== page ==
Exercise for people with peripheral neuropathy (Cochrane Review)

Physiotherapy Division, GKT School of Biomedical Sciences, Kings College London, Shepherds House, Guy's Campus, London Bridge, London, UK, SE1 1UL.
Cochrane database of systematic reviews (Online) (Impact Factor: 6.03). 02/2004; 4(4):CD003904. DOI: 10.1002/14651858.CD003904.pub2
Source: PubMed


Peripheral neuropathies are a wide range of diseases affecting the peripheral nerves. Demyelination or axonal degeneration gives rise to a variety of symptoms including reduced or altered sensation, pain, muscle weakness and fatigue. Secondary disability arises and this may result in adjustments to psychological and social function. Exercise therapy, with a view to developing strength and stamina, forms part of the treatment for people with peripheral neuropathy, particularly in the later stages of recovery from acute neuropathy and in chronic neuropathies.
The primary objective was to examine the effect of exercise therapy on functional ability in the treatment of people with peripheral neuropathy. In addition, secondary outcomes of muscle strength, endurance, broader measures of health and well being, as well as unfavourable outcomes were examined.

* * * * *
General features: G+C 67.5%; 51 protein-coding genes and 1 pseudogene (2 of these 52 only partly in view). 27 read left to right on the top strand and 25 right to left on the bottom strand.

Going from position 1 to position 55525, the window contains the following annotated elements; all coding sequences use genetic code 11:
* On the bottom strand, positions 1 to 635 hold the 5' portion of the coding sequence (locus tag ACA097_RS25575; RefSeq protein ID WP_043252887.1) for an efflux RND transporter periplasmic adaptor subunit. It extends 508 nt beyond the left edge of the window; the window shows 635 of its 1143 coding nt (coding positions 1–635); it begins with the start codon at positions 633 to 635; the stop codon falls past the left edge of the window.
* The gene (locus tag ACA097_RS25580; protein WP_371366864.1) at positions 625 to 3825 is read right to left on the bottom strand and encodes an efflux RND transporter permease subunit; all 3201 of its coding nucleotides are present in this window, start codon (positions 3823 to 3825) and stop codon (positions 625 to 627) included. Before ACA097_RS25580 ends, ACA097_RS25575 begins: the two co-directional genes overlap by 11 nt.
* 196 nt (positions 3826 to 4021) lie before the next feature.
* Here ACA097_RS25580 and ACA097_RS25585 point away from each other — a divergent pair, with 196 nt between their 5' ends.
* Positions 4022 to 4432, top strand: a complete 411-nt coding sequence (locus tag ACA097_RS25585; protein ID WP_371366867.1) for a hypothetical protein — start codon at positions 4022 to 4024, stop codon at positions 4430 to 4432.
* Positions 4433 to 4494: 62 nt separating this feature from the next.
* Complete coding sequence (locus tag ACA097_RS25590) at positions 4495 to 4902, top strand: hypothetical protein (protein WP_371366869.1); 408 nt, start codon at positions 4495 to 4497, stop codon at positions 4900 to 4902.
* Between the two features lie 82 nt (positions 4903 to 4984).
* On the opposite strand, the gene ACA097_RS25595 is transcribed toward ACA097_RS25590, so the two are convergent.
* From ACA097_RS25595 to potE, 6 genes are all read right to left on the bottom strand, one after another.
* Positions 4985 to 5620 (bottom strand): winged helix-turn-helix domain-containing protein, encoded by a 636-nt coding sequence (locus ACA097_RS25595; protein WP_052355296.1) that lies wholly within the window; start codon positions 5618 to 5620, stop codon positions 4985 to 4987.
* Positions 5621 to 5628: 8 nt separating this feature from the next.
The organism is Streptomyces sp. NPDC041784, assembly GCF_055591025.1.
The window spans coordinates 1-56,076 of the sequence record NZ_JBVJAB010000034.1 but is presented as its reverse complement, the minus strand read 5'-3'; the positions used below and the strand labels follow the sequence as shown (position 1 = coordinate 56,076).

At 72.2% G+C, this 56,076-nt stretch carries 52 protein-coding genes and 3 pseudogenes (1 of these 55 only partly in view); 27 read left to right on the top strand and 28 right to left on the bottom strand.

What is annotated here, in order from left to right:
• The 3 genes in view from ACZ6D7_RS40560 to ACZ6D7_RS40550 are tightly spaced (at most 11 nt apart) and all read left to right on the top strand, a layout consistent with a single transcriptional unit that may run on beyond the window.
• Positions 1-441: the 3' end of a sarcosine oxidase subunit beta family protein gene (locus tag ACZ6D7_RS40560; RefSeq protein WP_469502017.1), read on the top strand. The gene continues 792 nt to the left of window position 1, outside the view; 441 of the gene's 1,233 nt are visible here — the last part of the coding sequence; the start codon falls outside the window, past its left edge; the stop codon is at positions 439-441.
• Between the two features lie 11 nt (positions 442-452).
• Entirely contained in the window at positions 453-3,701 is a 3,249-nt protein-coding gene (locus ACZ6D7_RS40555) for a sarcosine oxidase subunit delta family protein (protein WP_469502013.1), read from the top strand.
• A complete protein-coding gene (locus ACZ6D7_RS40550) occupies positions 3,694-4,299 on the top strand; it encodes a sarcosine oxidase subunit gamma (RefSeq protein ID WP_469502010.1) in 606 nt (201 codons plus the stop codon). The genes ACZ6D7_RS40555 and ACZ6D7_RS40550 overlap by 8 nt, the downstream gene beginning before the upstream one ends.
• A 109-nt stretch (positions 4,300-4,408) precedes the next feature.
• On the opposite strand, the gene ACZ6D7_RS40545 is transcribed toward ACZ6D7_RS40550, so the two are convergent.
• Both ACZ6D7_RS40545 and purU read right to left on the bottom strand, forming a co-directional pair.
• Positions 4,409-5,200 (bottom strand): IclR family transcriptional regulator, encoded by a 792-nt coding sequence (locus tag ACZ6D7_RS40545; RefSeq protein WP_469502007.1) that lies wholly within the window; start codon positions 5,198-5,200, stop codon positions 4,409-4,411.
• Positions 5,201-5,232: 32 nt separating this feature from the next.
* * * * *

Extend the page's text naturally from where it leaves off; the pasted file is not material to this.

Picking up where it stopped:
We searched the Cochrane Neuromuscular Disease Group register (July 2002 and updated February 2004) and MEDLINE (from January 1966 to June 2004), EMBASE (from January 1980 to June 2004), CINAHL (from January 1982 to July 2002) and LILACS (from January 1982 to July 2002) electronic databases. Bibliographies of all selected randomised controlled trials were checked and authors contacted to identify additional published or unpublished data.
Any randomised or quasi-randomised controlled trial comparing the effect of exercise therapy with no exercise therapy or drugs or an alternative non-drug treatment on functional ability (or disability) in people with peripheral neuropathy at least eight weeks after randomisation was included.
Two reviewers independently selected eligible studies, rated the methodological quality and extracted data.
Only one trial fully met the inclusion criteria. An additional two trials assessed outcomes less than eight weeks after randomisation and were also included. Methodological quality was poor for several criteria in each study. Data used in the three studies could not be pooled due to heterogeneity of diagnostic groups and outcome measures. The results of the included trials failed to show any effect of strengthening and endurance exercise programmes on functional ability in people with peripheral neuropathy. However, there is some evidence that strengthening exercise programmes were moderately effective in increasing the strength of tested muscles.
There is inadequate evidence to evaluate the effect of exercise on functional ability in people with peripheral neuropathy. The results suggest that progressive resisted exercise may improve muscle strength in affected muscles.

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Available from: Lynne Turner-Stokes, Aug 13, 2014
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